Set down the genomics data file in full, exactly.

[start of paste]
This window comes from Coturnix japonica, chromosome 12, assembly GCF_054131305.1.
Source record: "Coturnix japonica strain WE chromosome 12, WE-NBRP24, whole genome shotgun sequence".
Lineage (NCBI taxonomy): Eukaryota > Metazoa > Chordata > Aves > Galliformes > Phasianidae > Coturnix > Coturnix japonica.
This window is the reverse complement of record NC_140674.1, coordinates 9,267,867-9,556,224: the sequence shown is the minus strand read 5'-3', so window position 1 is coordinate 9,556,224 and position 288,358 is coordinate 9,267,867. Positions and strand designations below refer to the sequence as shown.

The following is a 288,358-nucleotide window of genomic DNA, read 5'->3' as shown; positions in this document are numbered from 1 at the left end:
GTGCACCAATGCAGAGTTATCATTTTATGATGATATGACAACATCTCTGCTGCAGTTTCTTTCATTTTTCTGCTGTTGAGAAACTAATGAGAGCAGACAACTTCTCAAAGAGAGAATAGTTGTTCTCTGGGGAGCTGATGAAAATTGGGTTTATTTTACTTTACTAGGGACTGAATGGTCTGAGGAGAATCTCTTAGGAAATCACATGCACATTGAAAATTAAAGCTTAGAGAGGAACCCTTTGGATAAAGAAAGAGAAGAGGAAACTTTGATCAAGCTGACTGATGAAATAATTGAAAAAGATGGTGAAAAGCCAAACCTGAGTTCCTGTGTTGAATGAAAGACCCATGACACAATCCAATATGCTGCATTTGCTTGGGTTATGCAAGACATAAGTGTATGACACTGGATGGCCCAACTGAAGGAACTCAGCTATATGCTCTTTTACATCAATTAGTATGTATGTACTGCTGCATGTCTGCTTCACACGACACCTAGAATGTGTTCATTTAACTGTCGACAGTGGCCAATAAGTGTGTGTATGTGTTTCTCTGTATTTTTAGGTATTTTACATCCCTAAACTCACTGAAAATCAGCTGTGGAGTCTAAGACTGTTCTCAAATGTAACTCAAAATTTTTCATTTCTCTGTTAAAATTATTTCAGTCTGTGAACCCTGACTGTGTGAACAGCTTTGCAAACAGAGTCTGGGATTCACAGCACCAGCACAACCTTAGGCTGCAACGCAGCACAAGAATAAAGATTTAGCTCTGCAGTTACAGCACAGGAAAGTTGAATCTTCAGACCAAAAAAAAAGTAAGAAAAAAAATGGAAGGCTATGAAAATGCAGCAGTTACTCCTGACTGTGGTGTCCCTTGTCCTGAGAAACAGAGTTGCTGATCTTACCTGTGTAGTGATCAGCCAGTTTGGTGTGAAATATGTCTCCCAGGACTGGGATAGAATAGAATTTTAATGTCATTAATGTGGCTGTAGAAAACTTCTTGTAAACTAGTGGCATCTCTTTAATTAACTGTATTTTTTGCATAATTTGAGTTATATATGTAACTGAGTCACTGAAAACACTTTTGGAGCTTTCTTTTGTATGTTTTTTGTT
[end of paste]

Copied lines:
This window comes from Coturnix japonica, chromosome 12, assembly GCF_054131305.1.
Source record: "Coturnix japonica strain WE chromosome 12, WE-NBRP24, whole genome shotgun sequence".
Lineage (NCBI taxonomy): Eukaryota > Metazoa > Chordata > Aves > Galliformes > Phasianidae > Coturnix > Coturnix japonica.
This window is the reverse complement of record NC_140674.1, coordinates 9,267,867-9,556,224: the sequence shown is the minus strand read 5'-3', so window position 1 is coordinate 9,556,224 and position 288,358 is coordinate 9,267,867. Positions and strand designations below refer to the sequence as shown.

The following is a 288,358-nucleotide window of genomic DNA, read 5'->3' as shown; positions in this document are numbered from 1 at the left end:
GTGCACCAATGCAGAGTTATCATTTTATGATGATATGACAACATCTCTGCTGCAGTTTCTTTCATTTTTCTGCTGTTGAGAAACTAATGAGAGCAGACAACTTCTCAAAGAGAGAATAGTTGTTCTCTGGGGAGCTGATGAAAATTGGGTTTATTTTACTTTACTAGGGACTGAATGGTCTGAGGAGAATCTCTTAGGAAATCACATGCACATTGAAAATTAAAGCTTAGAGAGGAACCCTTTGGATAAAGAAAGAGAAGAGGAAACTTTGATCAAGCTGACTGATGAAATAATTGAAAAAGATGGTGAAAAGCCAAACCTGAGTTCCTGTGTTGAATGAAAGACCCATGACACAATCCAATATGCTGCATTTGCTTGGGTTATGCAAGACATAAGTGTATGACACTGGATGGCCCAACTGAAGGAACTCAGCTATATGCTCTTTTACATCAATTAGTATGTATGTACTGCTGCATGTCTGCTTCACACGACACCTAGAATGTGTTCATTTAACTGTCGACAGTGGCCAATAAGTGTGTGTATGTGTTTCTCTGTATTTTTAGGTATTTTACATCCCTAAACTCACTGAAAATCAGCTGTGGAGTCTAAGACTGTTCTCAAATGTAACTCAAAATTTTTCATTTCTCTGTTAAAATTATTTCAGTCTGTGAACCCTGACTGTGTGAACAGCTTTGCAAACAGAGTCTGGGATTCACAGCACCAGCACAACCTTAGGCTGCAACGCAGCACAAGAATAAAGATTTAGCTCTGCAGTTACAGCACAGGAAAGTTGAATCTTCAGACCAAAAAAAAAGTAAGAAAAAAAATGGAAGGCTATGAAAATGCAGCAGTTACTCCTGACTGTGGTGTCCCTTGTCCTGAGAAACAGAGTTGCTGATCTTACCTGTGTAGTGATCAGCCAGTTTGGTGTGAAATATGTCTCCCAGGACTGGGATAGAATAGAATTTTAATGTCATTAATGTGGCTGTAGAAAACTTCTTGTAAACTAGTGGCATCTCTTTAATTAACTGTATTTTTTGCATAATTTGAGTTATATATGTAACTGAGTCACTGAAAACACTTTTGGAGCTTTCTTTTGTATGTTTTTTGTT